This website will be updated and augmented continually. You are invited to visit it on a regular basis.

NEW PUBLICATION (April 2021): De Jong et al. - Hierarchical geomorphological mapping in mountainous areas. See tab Publications.

Also recently published: De Jong et al. (2020), De Jong et al. (2019) and Weijermans et al. (2019). See tab Publications.

See also and for a significant update of the deglaciation history of the Bregenzerwald (Vorarlberg, Austria) and adjacent areas in southern Germany.

Established in 2003, Surface and Subsurface Resources is a geological consultancy specializing in research and applications in Quaternary geology and petroleum geology.

Based on decades of work in the Alps of Vorarlberg (Austria) and the alpine foreland of southern Germany, Surface and Subsurface Resources (SSR, aka susures) has developed a thorough understanding of the Quaternary landscape development of mountainous areas and adjacent forelands. Glacial erosion, deposition of glacial and fluvioglacial sediments, fluvial processes and mass movements have jointly created the landscape as we see it today. And the landscape is still changing and will always change. A thorough knowledge of the landscape and the formative processes form the basis for the work on geoconservation, which is the present focus of SSR.  Work is carried out in close cooperation with the Research Foundation for Alpine and Subalpine Environments. For further information please click the link below.

The Hoher Bühel area in the municipality of Lech (Vorarlberg, Austria) seen from Oberlech. The geoconservation potential of this and other areas in Vorarlberg and Liechtenstein has been assessed by Seijmonsbergen, De Jong, de Graaff and Anders (2014).

Method of hierarchical geomorphological mapping llustrated by the example of the Au West (Vorarlberg, Austria) maps (De Jong et al., 2021, see tab Publications). A high-quality geospatial pdf of this panel can be downloaded from A dynamic visualization of the mapping method is available at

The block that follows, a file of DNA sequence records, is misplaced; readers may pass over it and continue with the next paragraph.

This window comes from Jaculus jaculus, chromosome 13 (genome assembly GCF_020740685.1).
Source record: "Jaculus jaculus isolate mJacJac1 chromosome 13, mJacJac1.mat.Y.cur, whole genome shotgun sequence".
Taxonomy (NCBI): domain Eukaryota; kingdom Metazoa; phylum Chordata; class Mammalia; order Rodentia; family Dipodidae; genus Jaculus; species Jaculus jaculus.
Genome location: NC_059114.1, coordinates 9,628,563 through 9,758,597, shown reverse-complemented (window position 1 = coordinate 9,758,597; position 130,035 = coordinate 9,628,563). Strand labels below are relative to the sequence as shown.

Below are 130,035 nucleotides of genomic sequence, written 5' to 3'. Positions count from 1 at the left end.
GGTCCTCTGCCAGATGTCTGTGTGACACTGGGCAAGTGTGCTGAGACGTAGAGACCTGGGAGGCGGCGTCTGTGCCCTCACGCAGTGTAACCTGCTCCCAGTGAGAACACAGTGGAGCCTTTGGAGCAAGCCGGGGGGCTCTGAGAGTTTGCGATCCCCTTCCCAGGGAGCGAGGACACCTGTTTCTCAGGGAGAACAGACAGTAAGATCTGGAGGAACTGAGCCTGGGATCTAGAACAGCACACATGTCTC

The petroleum geological services of SSR revolve around the analysis of depositional trends in lithological data as recorded in wireline logs from drill holes. Time-equivalent vertical lithofacies changes and trends are identified in the data and correlated between wells. The resulting high-resolution well-to-well correlation framework forms the basis for exploration and production work: sediment distribution patterns can be analyzed within a framework of (near-)synchronous boundaries and reservoir property models can be constructed for oil and gas fields. The method can be used as a stand-alone tool in barren sequences (such as the Upper Rotliegend redbeds of the Southern Permian Basin) and in combination with other stratigraphic techniques (e.g.  in combination with palynostratigraphy in the Carboniferous of the Southern North Sea).

The technique has also been used to analyze isotope and ion data from Greenland ice cores in search of potentially meaningful boundaries and units (stratigraphy). The suggestion is that such boundaries and units have climatic significance.

Well-to-well correlation of Paleogene carbonates and fine-grained deposits. Lateral and vertical lithofacies changes can be analyzed within a framework of near-synchronous boundaries. The analysis and interpretation are supported by CycloLog-based INPEFA-curves.

Well-to-well correlation of the Rotliegend in two wells from the K2b-A Field in the Dutch offshore. Understanding the nature and distribution of the sands greatly benefited from generating a stratigraphic framework of the fine-grained section based on the identification of near-synchronous flooding surfaces. Refer to thepublication by De Jong et al. (2020) under the tab Publications for further explanation.

Correlation techniques developed in subsurface geology have been applied to oxygen-isotope data and [Ca2+] data from ice cores of the Greenland Ice Sheet to generate a stratigraphic subdivision with climate significance. Refer to the publication by De Jong et al. (2019)  under the tab Publications for further explanation.

High-resolution stratigraphic subdivision of data from ice cores of the Greenland Ice Sheet. Refer to the publication by De Jong et al. (2019)  under the tab Publications for further explanation.

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